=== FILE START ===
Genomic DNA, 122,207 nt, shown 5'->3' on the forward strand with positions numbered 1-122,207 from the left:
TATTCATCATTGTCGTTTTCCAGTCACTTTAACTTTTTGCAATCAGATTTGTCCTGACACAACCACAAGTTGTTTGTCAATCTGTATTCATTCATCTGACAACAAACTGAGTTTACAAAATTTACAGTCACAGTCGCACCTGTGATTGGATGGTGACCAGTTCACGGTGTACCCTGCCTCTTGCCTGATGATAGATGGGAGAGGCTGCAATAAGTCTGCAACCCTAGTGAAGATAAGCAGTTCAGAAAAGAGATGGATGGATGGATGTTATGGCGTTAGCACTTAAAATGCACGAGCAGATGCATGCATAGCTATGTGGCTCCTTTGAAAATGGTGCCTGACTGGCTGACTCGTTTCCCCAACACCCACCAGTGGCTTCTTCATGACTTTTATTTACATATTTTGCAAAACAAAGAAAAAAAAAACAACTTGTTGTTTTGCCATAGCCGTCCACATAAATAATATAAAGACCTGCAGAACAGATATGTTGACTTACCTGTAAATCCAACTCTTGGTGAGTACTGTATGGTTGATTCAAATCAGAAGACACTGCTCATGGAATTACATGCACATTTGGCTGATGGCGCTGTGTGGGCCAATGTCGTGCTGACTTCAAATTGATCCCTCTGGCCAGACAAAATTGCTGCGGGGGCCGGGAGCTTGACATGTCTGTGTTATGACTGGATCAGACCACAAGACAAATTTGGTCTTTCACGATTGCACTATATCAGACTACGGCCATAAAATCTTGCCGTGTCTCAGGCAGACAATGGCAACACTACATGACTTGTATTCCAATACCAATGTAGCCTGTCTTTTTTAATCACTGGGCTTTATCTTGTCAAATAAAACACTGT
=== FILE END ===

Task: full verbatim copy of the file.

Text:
Genomic DNA, 122,207 nt, shown 5'->3' on the forward strand with positions numbered 1-122,207 from the left:
TATTCATCATTGTCGTTTTCCAGTCACTTTAACTTTTTGCAATCAGATTTGTCCTGACACAACCACAAGTTGTTTGTCAATCTGTATTCATTCATCTGACAACAAACTGAGTTTACAAAATTTACAGTCACAGTCGCACCTGTGATTGGATGGTGACCAGTTCACGGTGTACCCTGCCTCTTGCCTGATGATAGATGGGAGAGGCTGCAATAAGTCTGCAACCCTAGTGAAGATAAGCAGTTCAGAAAAGAGATGGATGGATGGATGTTATGGCGTTAGCACTTAAAATGCACGAGCAGATGCATGCATAGCTATGTGGCTCCTTTGAAAATGGTGCCTGACTGGCTGACTCGTTTCCCCAACACCCACCAGTGGCTTCTTCATGACTTTTATTTACATATTTTGCAAAACAAAGAAAAAAAAAACAACTTGTTGTTTTGCCATAGCCGTCCACATAAATAATATAAAGACCTGCAGAACAGATATGTTGACTTACCTGTAAATCCAACTCTTGGTGAGTACTGTATGGTTGATTCAAATCAGAAGACACTGCTCATGGAATTACATGCACATTTGGCTGATGGCGCTGTGTGGGCCAATGTCGTGCTGACTTCAAATTGATCCCTCTGGCCAGACAAAATTGCTGCGGGGGCCGGGAGCTTGACATGTCTGTGTTATGACTGGATCAGACCACAAGACAAATTTGGTCTTTCACGATTGCACTATATCAGACTACGGCCATAAAATCTTGCCGTGTCTCAGGCAGACAATGGCAACACTACATGACTTGTATTCCAATACCAATGTAGCCTGTCTTTTTTAATCACTGGGCTTTATCTTGTCAAATAAAACACTGT